For the uninitiated, The Discreet Charm of the Bourgeoisie is considered to be legendary Spanish filmmaker Luis Buñuel’s most popular and accessible film. It follows six upper class, powerful “friends” who make attempts to dine with one another, only for their plans to be continuously interrupted through ludicrous circumstances. Such a summary, however, rather simplifies and dilutes what is typically a multifaceted and profound piece of work. As much as the narrative concerns the characters’ inability to come together, it becomes fixated on their dreams, and with them their repressed anxieties and desires.
The complexity of it all is that the two are presented fluidly, intertwining so that there becomes little to no distinction between what is real and what is imaginary, and this blurred perspective only escalates. By the end, there have been dreams within dreams, ghost stories, and assassination attempts. Throughout, diegetic sound encroaches over dialogue at inexplicably chosen times; obscure characters will invade a scene to tell their own warped tale only to never be heard of again. The incoherency is part of the fun, and as disorganized as the film’s series of events may seem, they are thematically linked to weightier subjects, pertaining to issues with class, religion and authority.
Akin to Buñuel’s previous work, The Discreet Charm of the Bourgeoisie is rife with critique and satire, and a Marxist-Freudian edge, all the more evident now than upon original release. Each main protagonist is characterised by ignorance (intentionally, their dialogue never references the eccentric chaos occurring around them), self-absorption, deceit, greed and elitist attitudes. If anything, this was his complete mockery of the upper classes.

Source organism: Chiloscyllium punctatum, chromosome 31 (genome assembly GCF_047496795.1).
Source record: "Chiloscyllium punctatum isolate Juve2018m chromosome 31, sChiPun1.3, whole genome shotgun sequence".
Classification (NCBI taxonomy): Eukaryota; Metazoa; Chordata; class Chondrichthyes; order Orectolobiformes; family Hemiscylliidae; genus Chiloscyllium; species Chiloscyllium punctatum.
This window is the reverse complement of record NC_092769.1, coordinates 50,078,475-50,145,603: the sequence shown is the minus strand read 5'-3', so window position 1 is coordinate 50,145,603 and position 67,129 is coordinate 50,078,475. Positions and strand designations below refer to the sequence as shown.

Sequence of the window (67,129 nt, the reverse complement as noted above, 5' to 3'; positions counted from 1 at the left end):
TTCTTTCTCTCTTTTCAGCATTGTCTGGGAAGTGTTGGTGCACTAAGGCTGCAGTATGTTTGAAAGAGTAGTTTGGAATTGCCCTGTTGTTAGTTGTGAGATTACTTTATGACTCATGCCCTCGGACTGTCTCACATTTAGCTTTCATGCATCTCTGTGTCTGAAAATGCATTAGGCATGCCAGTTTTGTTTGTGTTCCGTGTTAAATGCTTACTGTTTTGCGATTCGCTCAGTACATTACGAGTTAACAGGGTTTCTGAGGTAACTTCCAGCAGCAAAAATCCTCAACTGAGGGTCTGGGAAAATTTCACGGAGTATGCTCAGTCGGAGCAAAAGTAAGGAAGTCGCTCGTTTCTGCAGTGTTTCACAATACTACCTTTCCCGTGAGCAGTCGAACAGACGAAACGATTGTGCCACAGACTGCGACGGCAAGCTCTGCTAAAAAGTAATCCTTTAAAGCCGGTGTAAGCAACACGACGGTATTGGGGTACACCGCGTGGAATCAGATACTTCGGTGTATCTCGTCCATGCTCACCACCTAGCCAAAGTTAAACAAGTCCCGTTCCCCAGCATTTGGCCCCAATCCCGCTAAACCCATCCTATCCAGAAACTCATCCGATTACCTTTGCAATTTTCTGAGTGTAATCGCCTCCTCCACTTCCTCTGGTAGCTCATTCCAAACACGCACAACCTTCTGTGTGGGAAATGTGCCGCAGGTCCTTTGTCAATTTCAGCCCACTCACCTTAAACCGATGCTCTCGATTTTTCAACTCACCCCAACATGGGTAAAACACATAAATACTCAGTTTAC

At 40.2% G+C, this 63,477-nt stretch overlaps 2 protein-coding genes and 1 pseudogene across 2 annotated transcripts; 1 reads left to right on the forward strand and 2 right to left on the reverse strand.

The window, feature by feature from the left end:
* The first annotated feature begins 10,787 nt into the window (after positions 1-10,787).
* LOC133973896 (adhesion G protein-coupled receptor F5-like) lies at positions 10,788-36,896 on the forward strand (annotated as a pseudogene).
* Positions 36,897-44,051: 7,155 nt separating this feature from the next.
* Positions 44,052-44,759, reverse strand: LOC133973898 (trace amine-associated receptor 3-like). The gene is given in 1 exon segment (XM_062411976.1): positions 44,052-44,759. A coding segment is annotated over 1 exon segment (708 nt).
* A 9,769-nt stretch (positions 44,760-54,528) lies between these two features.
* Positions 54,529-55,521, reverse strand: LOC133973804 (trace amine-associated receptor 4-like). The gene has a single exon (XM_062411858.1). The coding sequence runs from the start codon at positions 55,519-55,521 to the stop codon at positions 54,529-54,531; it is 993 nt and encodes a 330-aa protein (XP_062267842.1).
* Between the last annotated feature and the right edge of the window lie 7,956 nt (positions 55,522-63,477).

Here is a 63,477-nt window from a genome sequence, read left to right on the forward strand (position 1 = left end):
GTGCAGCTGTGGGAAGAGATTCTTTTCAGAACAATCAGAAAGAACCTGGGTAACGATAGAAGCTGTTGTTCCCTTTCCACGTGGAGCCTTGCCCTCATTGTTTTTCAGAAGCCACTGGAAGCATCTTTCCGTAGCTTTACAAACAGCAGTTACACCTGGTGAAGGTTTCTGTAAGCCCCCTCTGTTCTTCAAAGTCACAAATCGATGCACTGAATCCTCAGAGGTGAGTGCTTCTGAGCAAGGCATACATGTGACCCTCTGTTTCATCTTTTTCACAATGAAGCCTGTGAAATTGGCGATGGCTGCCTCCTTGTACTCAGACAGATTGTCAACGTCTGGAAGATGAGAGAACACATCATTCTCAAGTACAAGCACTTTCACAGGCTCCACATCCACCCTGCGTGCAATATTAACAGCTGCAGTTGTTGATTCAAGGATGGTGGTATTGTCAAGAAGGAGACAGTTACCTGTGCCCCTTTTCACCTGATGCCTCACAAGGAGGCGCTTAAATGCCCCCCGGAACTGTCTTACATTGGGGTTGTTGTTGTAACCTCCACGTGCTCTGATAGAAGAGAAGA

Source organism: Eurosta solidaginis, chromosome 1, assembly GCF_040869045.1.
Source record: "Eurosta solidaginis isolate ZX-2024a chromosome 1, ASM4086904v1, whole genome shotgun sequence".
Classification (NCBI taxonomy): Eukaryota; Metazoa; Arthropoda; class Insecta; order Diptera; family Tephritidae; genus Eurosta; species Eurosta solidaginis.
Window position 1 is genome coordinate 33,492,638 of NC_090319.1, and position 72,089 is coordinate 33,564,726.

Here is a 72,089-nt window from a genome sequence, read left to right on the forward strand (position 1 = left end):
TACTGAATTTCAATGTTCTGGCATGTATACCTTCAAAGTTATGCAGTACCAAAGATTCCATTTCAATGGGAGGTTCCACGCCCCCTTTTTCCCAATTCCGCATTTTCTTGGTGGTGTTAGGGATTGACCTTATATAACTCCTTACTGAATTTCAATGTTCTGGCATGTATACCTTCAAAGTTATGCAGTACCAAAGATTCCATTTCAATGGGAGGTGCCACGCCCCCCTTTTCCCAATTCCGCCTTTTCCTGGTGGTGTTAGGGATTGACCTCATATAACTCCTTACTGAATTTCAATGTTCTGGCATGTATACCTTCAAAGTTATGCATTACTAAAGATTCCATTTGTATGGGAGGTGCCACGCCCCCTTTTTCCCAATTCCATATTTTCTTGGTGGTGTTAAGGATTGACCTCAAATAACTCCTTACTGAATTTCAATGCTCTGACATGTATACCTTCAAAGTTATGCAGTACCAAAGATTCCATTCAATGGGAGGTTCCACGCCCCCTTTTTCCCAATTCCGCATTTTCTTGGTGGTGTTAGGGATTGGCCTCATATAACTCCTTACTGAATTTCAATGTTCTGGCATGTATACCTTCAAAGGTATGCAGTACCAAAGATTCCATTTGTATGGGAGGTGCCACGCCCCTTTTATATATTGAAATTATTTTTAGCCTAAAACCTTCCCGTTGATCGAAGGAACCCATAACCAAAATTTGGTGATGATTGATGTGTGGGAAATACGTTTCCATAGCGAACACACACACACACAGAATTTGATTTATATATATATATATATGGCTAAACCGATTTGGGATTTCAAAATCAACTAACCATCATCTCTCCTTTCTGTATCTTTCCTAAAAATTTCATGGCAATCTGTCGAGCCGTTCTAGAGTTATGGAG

Amidst such figurative and political language, it is possible to forget that this film is also a comedy, and an extremely effective one at that. The simplest of pleasures can be taken in the crazy situations that deny the bourgeoisie their dinnertime. Even when disregarding the philosophy behind some of the jokes, the comedy is still clever, well conceived and witty. There is an anticipation involved, as the group continue their quest for social harmony, as to what farcical and nonsensical thing can get in their way next. It is unpredictable, and, for that reason, often hilarious. Importantly, whilst such humor certainly does not distract from the gravitas of the ideas on display, it does soften them, meaning that even without wanting to read into the film’s immense intellectual depth, you can revel in its absurdity.
The Discreet Charm of the Bourgeoisie is a prime example, of a cinema that has its own distinct tendencies and characteristics, far removed from populist expectation. If you are yet to indulge, and it is encouraged you do, do so with an open mind. For those who know all about, and admire, its own charms, certainly reacquaint yourself. Upon celebrating its 40 years as one of the great surrealist tales, there is not a better time to do so.
DVD extras: Considering the nature of The Discreet Charm of the Bourgeoisie’s release, the DVD is disappointingly short of extra content. For your money you will receive a theatrical trailer and a 34-minute critical analysis by Peter William Evans (author of The Films of Luis Buñuel: Subjectivity and Desire). Though the analysis is insightful, detailing the filmography and legacy of Buñuel, and the psychoanalytic and sociological aspects of the film, it is hard not to view the rest of the DVD as a missed opportunity to really celebrate a landmark anniversary.
The Discreet Charm of the Bourgeoisie is released on 16 July 2012 on DVD and Blu-ray.